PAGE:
thanksgiving activities-homeschool living

Thanksgiving Activities for Kids Ages 2 to 92

by Megan Bittner Thanksgiving is only weeks away, so now’s the time to demonstrate–and learn–a spirit of thankfulness in your home. These fun Thanksgiving recipes, homeschool lesson plans, kids crafts, and family games offer too many activities for just one day! Explore these ideas and cultivate a whole season of gratitude.  

Tasting Thanksgiving

The ingredients for these candy pretzel turkey bites from Suburban Simplicity can be set out for younger children to create their own Thanksgiving-themed snacks. This crockpot apple cinnamon rice pudding can make a simple, festive meal on a busy day during the holiday season. These three-ingredient cinnamon chips from Mom Endeavors are an easy appetizer or dessert that anyone can make. Vegetable tian is a beautiful and healthy side dish that older children can help prep and younger children can assemble. Use the assembly as an opportunity to teach the younger ones a quick lesson on patterns. This impossible pumpkin pie makes its own crust (subscribing to the newsletter is required for free access to the site), so your little cooks can bake this themselves and still have time for some Thanksgiving games. Try making your own butter in a jar to keep small hands occupied with their own contribution to the Thanksgiving table.  

Learning Thanksgiving

This Thanksgiving scavenger hunt from My Kids Adventures walks you through the setup for this fun and educational game. With this gratitude lesson plan by Kids of Integrity, students can make a scarecrow, bake “manna” wafers, and learn how God provided for the Israelites when they were “pilgrims” journeying to a new land. These Thanksgiving memory baskets from Danielle’s Place teach a sweet lesson about the first Thanksgiving. (Though the downloadable basket pattern is cute, almost any container can be used for the “basket.” Try decorating large paper cups, testing your origami skills by folding a paper basket, or using small gift bags or boxes you may have around your house.) Make mini Mayflowers out of old corks (or purchase new corks at craft stores), and use them for a cool interactive history lesson about the Pilgrims’ voyage. (The cute boats can double as place cards on your table when the lesson is over.) This quick video offers visual instructions on how to craft the simple boats. This “Thankfulness No Matter What” lesson plan from Ministry to Children includes a Bible reading, application lesson, and craft. Your students can use old paper towel and tissue paper rolls and some colored paper scraps to create these adorable Pilgrim and Indian characters and act out the Thanksgiving story.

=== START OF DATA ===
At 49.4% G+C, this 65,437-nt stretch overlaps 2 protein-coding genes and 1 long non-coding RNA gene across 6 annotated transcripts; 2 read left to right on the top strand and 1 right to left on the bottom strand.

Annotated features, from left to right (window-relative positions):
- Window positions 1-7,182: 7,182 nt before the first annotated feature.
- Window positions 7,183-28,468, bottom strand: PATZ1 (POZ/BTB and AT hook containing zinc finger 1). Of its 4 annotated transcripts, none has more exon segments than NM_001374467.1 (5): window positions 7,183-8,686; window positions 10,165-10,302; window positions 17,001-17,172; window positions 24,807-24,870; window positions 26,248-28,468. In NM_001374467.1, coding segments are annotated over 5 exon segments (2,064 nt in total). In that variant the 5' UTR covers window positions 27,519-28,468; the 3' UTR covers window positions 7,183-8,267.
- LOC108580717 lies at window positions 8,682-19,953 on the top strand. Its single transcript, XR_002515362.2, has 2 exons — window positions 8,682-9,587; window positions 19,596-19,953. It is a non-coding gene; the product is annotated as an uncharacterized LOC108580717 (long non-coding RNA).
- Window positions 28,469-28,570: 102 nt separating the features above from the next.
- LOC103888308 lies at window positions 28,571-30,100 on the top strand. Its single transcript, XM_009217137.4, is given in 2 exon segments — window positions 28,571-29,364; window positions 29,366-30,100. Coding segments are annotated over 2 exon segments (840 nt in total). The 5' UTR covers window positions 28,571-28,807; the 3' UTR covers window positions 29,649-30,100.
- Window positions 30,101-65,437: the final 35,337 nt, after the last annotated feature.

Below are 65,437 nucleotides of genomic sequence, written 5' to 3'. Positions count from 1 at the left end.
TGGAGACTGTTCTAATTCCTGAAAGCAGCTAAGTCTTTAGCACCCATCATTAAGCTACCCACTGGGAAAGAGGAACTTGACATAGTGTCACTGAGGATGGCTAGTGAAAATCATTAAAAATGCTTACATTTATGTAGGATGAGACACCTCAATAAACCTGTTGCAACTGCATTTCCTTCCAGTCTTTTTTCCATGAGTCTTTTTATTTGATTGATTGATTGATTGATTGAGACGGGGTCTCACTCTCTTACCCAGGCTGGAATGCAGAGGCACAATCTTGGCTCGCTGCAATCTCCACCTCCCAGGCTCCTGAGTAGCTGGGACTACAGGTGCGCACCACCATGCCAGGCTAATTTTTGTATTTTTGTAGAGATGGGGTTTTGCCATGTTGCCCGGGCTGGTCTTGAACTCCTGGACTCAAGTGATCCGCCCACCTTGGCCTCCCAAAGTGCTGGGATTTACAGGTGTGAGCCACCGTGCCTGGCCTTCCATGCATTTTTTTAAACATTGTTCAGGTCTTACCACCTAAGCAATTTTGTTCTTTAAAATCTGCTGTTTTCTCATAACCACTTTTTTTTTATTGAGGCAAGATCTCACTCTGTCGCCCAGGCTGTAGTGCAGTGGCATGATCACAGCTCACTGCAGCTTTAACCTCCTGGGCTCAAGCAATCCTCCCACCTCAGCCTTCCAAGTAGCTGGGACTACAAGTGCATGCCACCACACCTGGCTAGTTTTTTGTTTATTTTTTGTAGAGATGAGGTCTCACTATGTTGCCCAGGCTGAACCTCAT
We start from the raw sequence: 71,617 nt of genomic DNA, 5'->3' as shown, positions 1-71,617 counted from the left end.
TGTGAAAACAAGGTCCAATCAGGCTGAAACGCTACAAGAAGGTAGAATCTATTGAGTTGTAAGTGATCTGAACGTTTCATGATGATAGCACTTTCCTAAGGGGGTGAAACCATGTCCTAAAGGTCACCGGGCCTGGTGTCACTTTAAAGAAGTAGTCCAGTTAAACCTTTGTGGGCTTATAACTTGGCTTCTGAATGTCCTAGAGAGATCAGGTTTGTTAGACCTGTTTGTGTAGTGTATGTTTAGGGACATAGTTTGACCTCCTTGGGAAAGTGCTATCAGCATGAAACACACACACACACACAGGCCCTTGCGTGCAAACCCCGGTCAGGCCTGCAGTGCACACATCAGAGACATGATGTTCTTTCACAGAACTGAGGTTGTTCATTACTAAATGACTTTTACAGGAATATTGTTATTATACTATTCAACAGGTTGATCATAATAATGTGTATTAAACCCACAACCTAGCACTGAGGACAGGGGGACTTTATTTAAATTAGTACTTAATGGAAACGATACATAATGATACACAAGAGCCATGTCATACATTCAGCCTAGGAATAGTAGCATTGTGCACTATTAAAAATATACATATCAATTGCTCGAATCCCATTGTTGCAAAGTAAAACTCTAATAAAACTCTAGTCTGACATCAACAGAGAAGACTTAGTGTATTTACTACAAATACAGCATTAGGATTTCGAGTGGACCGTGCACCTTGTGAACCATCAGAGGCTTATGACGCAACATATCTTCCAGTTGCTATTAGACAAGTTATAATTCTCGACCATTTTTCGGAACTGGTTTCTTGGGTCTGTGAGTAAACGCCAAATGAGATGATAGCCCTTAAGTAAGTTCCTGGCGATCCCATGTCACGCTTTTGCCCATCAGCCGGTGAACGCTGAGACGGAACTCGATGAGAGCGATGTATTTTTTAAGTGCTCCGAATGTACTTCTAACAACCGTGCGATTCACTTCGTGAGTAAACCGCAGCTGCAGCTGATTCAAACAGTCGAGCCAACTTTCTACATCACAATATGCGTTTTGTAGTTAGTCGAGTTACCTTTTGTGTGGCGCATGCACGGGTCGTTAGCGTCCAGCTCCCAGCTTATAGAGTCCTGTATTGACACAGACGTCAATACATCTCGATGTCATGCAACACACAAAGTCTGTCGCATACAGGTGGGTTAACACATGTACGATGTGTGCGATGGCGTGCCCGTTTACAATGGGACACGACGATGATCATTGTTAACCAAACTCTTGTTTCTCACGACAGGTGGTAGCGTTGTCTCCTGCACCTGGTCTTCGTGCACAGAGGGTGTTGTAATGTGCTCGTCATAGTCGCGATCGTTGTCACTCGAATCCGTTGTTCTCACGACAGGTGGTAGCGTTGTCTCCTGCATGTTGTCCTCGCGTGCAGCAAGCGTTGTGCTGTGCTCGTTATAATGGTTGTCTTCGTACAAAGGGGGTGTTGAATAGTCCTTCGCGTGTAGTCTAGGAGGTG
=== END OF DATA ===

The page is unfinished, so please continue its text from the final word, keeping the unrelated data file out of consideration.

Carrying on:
Crafting Thanksgiving

This cute twist on the classic handprint turkey is simple enough for children to do with a minimum of assistance, which makes it an excellent activity to occupy little hands during the holiday prep. A creative use of bubble wrap makes this corn wreath from Purely from the Heart a lovely welcome to your home. These simple woven autumn placemats give children a chance to add their own creative flair to the Thanksgiving table. This fall leaf painting idea from MinneMama works for all ages, and gives you a great excuse to take a walk outside to collect the supplies. This simple leaf catcher from Handmade Charlotte is a beautiful way to encourage a spirit of gratitude and collect all of the moments your family is thankful for. This turkey book can be used as a guestbook of sorts, however large or small your gathering. Have everyone sign your book with something they’re grateful for, add a few snapshots of your gathering, and this book becomes a keepsake your family can treasure–and expand on–for years.  

Playing Thanksgiving

Turkey tag is a great way for the whole family to get moving and work off some of that pumpkin pie! This gratitude scavenger hunt from Let’s Get Together is a lovely way to explore and share your unique blessings. With a die and this simple printable from The Idea Room, you can create an easy game for younger children to play together. Everyone is full, but not quite ready to leave the comfort and warmth of the family dining table. Try this chopstick relay race to entertain guests of all ages! This family photographer game is ideal for large gatherings and gets kids mingling and interacting with family members and friends that they may not see very often. Plus, you’ll have photos for everyone to share. The Gratitude Game from Teach Beside Me is a sweet, low-key family game to play after dinner.

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